The trial of floating wetlands in Lake Tuggeranong, which were intended to help address recurring algae problems, has hit a bump in the road (so to speak).
Recent wet weather and wild storms have caused the 500 square metres of wetlands to dislodge from their bearings, so they will need to be repositioned.
The wetlands are part of a two-year trial funded by the ACT Government through the ACT Healthy Waterways program.
Initially, the wetlands were strategically installed at the inlet where Village Creek enters the lake – a spot previously identified as an algae-producing haven.
It was hoped the wetlands would compete directly with algae for both light and nutrients and stop algal blooms from being formed in the bay so they couldn’t then wash into the lake.
Unfortunately, although the bay is generally quiet, recent storms meant the water became turbulent and water levels simply became too high, program manager Dr Ralph Odgento explained.
“We thought good anchors to both banks and long tethers would allow us to overcome these problems as the wetlands could float above it all. But, in the first storm a few months ago, one side of the anchors actually ripped out of the banks,” he said.
So the team acquired better anchors and re-anchored the wetland to the bottom of the lake instead of the bank.
This didn’t work either.
“The anchors didn’t fail, but the wetlands were just buffeted in the turbulent flows of the water.
“The flows were just too much for the wetlands – one ended up on top of the other,” he said.
Despite the setbacks, it’s not the end of the trial. The wetlands will most likely be moved to a quieter location in the lake.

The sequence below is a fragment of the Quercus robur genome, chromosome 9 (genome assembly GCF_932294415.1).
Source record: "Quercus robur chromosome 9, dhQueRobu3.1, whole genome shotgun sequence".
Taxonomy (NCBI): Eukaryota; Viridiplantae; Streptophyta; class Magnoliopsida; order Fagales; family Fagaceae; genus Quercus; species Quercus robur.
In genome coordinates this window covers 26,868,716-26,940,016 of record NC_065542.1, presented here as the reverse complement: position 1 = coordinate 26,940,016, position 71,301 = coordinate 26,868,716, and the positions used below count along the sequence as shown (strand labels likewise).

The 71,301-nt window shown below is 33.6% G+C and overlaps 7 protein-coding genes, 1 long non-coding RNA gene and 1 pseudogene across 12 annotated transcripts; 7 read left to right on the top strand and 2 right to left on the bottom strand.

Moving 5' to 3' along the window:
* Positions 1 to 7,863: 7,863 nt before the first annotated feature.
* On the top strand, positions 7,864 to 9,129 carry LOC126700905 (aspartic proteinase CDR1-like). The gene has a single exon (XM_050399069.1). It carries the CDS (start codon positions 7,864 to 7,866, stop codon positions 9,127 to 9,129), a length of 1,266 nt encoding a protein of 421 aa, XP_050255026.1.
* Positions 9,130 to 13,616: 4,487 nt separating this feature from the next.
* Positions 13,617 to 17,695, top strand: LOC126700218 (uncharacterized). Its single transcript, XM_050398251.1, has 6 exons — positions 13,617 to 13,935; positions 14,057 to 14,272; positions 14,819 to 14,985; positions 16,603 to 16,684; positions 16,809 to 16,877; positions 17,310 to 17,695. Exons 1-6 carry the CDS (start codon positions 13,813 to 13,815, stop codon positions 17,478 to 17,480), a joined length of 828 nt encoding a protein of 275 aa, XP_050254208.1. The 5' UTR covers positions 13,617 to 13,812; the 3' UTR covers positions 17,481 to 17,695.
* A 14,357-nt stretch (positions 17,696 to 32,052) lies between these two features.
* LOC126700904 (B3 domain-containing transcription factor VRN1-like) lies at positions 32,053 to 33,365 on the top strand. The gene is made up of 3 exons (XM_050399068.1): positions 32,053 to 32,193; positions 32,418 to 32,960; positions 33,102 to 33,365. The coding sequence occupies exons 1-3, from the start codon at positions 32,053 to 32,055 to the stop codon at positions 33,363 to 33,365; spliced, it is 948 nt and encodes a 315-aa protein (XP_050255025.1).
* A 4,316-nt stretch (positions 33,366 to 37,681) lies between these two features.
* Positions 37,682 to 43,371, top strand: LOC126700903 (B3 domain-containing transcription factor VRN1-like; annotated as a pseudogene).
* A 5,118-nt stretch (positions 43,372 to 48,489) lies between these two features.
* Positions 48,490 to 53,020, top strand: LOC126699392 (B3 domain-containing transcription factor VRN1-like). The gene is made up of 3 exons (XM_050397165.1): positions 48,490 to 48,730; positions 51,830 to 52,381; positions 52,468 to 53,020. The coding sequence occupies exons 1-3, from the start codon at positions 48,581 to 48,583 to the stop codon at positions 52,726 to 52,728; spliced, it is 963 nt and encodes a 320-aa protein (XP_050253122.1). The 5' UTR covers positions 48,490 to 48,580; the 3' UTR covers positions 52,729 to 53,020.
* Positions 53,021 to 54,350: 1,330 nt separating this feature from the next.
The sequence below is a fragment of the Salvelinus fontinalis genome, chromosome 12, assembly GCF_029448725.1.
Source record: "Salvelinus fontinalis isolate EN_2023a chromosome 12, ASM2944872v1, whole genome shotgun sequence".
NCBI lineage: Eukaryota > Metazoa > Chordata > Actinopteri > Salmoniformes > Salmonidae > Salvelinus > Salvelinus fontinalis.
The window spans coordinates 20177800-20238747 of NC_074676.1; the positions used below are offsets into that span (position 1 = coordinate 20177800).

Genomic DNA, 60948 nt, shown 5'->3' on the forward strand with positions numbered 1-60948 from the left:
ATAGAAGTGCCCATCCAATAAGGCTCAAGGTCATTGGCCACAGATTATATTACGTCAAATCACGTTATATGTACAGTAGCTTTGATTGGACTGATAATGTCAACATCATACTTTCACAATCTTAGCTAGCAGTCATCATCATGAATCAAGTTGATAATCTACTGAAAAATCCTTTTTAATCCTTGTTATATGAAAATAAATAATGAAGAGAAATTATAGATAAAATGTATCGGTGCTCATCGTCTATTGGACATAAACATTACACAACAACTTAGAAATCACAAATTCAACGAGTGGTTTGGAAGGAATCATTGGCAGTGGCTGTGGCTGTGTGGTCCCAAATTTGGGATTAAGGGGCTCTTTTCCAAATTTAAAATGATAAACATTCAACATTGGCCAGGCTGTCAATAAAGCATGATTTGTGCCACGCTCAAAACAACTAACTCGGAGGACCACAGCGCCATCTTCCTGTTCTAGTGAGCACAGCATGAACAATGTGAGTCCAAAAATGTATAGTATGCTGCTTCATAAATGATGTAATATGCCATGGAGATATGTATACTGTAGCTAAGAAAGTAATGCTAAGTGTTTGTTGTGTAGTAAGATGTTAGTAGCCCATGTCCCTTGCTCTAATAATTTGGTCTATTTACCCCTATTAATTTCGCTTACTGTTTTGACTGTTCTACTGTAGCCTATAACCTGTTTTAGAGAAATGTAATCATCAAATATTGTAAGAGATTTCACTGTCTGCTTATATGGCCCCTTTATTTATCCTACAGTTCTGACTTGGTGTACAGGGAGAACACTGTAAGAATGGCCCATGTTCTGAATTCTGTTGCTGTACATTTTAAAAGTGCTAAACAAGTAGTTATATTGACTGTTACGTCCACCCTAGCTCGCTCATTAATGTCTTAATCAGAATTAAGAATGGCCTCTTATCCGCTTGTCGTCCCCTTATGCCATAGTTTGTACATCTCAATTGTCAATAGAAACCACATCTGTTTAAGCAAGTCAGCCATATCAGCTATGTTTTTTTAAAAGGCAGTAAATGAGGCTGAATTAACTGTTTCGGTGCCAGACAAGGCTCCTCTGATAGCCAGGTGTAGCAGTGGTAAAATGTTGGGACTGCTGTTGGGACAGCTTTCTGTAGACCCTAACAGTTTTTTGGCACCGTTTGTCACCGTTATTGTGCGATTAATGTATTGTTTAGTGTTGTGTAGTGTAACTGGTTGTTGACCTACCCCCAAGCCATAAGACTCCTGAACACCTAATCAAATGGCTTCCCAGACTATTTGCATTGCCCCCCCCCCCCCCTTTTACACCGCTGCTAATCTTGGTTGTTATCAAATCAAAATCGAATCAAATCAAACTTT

“We haven’t decided exactly where yet, but we need to find a less turbulent environment for them,” Dr Odgento said.
It might also mean they aren’t as effective as originally hoped.
While they will still work indirectly by lowering the overall nutrient level in the lake, they won’t be able to work in the bay where they could directly compete with algae for light and nutrients.
Lake Tuggeranong has long been plagued by hazardous algal blooms, particularly in the warmer months. This means the lake is often not safe for swimming, water sports, or other activities.
Dr Odgento, however, is realistic about the impact the wetlands can have on the lake’s overall water quality.
“They are a very good water-quality asset, but they on their own would not be able to intercept enough nutrients to prevent algal blooms in Lake Tuggeranong,” he explained.
There’s also the issue of the plants on the wetlands needing to grow before they can be fully effective.
“They are, however, one piece of the puzzle to mitigating the algal blooms in the lake,” Dr Odgento explained.
While measuring the success of the floating wetlands is also a challenge, Dr Odgento is hopeful he and his team will be able to find a way to do so before the trial comes to an end.